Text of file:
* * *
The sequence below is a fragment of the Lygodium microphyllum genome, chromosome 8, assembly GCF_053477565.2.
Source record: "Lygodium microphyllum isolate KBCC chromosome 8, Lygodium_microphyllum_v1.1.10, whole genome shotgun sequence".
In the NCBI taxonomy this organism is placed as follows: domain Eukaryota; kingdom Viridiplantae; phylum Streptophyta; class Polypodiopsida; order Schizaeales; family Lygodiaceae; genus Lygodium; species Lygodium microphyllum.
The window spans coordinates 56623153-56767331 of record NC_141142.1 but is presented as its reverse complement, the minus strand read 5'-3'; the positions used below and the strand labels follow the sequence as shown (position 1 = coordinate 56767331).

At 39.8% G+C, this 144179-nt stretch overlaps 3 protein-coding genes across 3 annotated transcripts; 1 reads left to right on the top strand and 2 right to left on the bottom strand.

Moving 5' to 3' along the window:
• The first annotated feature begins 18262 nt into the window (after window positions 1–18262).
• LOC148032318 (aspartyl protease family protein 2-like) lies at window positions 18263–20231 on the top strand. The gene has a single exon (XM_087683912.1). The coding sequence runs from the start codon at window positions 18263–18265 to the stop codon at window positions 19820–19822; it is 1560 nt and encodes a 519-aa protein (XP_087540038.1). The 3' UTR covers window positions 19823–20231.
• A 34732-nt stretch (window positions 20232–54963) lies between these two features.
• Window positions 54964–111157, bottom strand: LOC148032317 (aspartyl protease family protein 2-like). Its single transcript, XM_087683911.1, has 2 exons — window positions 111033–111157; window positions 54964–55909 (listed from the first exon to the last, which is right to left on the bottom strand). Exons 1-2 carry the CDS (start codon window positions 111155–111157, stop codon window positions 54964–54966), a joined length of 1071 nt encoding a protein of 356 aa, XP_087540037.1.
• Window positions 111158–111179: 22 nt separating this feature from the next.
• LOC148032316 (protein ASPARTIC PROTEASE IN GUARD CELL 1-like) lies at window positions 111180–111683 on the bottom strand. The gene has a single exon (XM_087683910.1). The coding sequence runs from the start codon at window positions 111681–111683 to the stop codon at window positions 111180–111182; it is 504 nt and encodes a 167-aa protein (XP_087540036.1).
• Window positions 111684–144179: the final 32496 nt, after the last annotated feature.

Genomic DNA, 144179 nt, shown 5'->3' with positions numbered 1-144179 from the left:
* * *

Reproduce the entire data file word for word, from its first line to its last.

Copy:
The sequence below is a fragment of the Lygodium microphyllum genome, chromosome 8, assembly GCF_053477565.2.
Source record: "Lygodium microphyllum isolate KBCC chromosome 8, Lygodium_microphyllum_v1.1.10, whole genome shotgun sequence".
In the NCBI taxonomy this organism is placed as follows: domain Eukaryota; kingdom Viridiplantae; phylum Streptophyta; class Polypodiopsida; order Schizaeales; family Lygodiaceae; genus Lygodium; species Lygodium microphyllum.
The window spans coordinates 56623153-56767331 of record NC_141142.1 but is presented as its reverse complement, the minus strand read 5'-3'; the positions used below and the strand labels follow the sequence as shown (position 1 = coordinate 56767331).

At 39.8% G+C, this 144179-nt stretch overlaps 3 protein-coding genes across 3 annotated transcripts; 1 reads left to right on the top strand and 2 right to left on the bottom strand.

Moving 5' to 3' along the window:
• The first annotated feature begins 18262 nt into the window (after window positions 1–18262).
• LOC148032318 (aspartyl protease family protein 2-like) lies at window positions 18263–20231 on the top strand. The gene has a single exon (XM_087683912.1). The coding sequence runs from the start codon at window positions 18263–18265 to the stop codon at window positions 19820–19822; it is 1560 nt and encodes a 519-aa protein (XP_087540038.1). The 3' UTR covers window positions 19823–20231.
• A 34732-nt stretch (window positions 20232–54963) lies between these two features.
• Window positions 54964–111157, bottom strand: LOC148032317 (aspartyl protease family protein 2-like). Its single transcript, XM_087683911.1, has 2 exons — window positions 111033–111157; window positions 54964–55909 (listed from the first exon to the last, which is right to left on the bottom strand). Exons 1-2 carry the CDS (start codon window positions 111155–111157, stop codon window positions 54964–54966), a joined length of 1071 nt encoding a protein of 356 aa, XP_087540037.1.
• Window positions 111158–111179: 22 nt separating this feature from the next.
• LOC148032316 (protein ASPARTIC PROTEASE IN GUARD CELL 1-like) lies at window positions 111180–111683 on the bottom strand. The gene has a single exon (XM_087683910.1). The coding sequence runs from the start codon at window positions 111681–111683 to the stop codon at window positions 111180–111182; it is 504 nt and encodes a 167-aa protein (XP_087540036.1).
• Window positions 111684–144179: the final 32496 nt, after the last annotated feature.

Genomic DNA, 144179 nt, shown 5'->3' with positions numbered 1-144179 from the left: